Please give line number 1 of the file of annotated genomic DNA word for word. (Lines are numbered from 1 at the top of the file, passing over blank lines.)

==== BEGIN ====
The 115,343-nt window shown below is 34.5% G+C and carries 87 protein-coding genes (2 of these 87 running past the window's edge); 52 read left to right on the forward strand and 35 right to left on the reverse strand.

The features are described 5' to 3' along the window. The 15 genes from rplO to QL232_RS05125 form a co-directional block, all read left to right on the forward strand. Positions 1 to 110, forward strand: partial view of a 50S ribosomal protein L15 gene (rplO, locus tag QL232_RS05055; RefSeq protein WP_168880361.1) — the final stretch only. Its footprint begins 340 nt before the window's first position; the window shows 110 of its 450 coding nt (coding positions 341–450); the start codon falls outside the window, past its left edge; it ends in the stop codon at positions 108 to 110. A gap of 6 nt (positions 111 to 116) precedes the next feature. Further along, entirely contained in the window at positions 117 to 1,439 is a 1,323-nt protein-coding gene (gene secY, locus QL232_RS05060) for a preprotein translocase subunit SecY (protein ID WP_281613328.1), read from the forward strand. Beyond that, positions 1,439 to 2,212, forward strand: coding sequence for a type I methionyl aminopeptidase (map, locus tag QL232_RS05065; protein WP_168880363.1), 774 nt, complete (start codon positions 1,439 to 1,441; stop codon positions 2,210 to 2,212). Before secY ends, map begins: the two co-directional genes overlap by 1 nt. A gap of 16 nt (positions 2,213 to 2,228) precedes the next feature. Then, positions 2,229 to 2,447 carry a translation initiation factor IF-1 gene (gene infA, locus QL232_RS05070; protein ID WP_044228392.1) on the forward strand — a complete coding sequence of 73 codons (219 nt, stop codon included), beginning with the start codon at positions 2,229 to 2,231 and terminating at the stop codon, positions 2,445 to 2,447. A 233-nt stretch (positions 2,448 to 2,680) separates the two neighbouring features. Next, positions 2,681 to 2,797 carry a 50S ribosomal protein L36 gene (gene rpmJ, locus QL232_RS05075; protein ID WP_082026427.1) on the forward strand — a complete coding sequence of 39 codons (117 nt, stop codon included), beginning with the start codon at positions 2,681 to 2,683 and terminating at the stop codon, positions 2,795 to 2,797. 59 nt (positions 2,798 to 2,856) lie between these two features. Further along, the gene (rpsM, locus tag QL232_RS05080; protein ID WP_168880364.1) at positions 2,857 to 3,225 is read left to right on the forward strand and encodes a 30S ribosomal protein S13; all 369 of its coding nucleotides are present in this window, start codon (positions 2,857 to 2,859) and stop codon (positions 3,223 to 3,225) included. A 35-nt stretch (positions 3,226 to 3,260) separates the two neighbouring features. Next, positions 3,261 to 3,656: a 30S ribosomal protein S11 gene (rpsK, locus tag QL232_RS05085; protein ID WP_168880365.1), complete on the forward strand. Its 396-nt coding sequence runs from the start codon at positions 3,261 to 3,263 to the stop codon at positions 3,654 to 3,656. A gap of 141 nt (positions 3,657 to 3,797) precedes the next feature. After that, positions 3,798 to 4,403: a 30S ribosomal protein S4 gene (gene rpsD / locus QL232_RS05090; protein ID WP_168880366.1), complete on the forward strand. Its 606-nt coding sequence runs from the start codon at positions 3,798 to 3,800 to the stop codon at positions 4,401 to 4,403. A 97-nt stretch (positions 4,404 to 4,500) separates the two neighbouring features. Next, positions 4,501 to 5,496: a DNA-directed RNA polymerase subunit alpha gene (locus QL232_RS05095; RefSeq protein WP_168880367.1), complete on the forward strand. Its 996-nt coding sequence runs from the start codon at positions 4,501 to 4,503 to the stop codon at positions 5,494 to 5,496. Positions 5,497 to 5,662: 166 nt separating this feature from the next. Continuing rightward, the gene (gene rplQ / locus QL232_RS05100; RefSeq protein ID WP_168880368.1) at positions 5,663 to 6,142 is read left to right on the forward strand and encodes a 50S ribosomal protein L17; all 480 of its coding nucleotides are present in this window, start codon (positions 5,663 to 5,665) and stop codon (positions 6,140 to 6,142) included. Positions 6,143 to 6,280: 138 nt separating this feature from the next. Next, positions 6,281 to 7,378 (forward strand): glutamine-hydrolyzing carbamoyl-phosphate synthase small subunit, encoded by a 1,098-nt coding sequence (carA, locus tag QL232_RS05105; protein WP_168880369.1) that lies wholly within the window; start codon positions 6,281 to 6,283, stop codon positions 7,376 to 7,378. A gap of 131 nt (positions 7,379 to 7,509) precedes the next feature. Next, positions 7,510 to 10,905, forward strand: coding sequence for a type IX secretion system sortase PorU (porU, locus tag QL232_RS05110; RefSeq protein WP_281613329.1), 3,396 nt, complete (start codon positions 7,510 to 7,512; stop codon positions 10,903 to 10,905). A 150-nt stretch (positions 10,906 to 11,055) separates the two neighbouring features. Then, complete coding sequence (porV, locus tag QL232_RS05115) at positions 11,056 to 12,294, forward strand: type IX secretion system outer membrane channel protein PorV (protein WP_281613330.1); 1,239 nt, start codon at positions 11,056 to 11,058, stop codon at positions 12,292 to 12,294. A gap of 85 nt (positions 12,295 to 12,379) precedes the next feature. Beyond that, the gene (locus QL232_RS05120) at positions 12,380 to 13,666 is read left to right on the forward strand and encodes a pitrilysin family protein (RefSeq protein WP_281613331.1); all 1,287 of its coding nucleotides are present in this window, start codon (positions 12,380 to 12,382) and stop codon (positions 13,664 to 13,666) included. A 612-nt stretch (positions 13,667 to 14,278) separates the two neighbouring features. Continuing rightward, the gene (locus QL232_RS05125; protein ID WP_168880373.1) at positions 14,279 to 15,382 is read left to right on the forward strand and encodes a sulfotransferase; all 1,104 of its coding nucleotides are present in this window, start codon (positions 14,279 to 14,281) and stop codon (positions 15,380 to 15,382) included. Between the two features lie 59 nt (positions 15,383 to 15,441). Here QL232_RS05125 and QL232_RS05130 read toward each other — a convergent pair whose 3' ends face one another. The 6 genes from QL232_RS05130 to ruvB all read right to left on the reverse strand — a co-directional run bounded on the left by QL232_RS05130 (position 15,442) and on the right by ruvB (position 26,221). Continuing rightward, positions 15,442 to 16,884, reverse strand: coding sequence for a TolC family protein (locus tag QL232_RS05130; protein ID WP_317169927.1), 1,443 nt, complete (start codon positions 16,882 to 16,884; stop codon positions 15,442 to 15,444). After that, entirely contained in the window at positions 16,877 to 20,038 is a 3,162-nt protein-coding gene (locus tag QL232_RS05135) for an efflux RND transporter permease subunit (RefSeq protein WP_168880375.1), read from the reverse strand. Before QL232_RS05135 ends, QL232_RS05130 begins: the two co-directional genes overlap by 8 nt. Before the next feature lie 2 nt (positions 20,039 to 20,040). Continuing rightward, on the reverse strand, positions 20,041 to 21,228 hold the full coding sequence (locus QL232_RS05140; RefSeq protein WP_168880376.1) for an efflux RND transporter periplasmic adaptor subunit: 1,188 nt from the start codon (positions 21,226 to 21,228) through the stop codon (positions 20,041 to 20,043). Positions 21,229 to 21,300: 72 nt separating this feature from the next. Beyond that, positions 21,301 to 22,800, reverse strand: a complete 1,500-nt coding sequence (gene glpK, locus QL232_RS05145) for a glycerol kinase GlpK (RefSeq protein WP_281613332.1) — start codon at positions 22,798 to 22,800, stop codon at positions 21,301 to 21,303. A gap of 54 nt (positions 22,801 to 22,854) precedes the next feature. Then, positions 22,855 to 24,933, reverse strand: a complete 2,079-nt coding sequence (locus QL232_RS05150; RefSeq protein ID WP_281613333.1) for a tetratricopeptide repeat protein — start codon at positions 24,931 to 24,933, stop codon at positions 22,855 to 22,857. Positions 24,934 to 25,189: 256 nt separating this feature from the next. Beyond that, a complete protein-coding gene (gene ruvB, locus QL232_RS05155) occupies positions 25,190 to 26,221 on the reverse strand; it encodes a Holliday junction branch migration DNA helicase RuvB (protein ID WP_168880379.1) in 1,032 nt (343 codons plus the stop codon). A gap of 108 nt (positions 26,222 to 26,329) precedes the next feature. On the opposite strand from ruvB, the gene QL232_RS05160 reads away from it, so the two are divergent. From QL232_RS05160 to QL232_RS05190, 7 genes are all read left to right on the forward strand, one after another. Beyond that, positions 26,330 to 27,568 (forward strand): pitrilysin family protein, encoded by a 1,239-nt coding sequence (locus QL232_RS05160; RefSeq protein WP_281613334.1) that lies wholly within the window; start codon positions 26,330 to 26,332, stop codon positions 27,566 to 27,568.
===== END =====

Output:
The 115,343-nt window shown below is 34.5% G+C and carries 87 protein-coding genes (2 of these 87 running past the window's edge); 52 read left to right on the forward strand and 35 right to left on the reverse strand.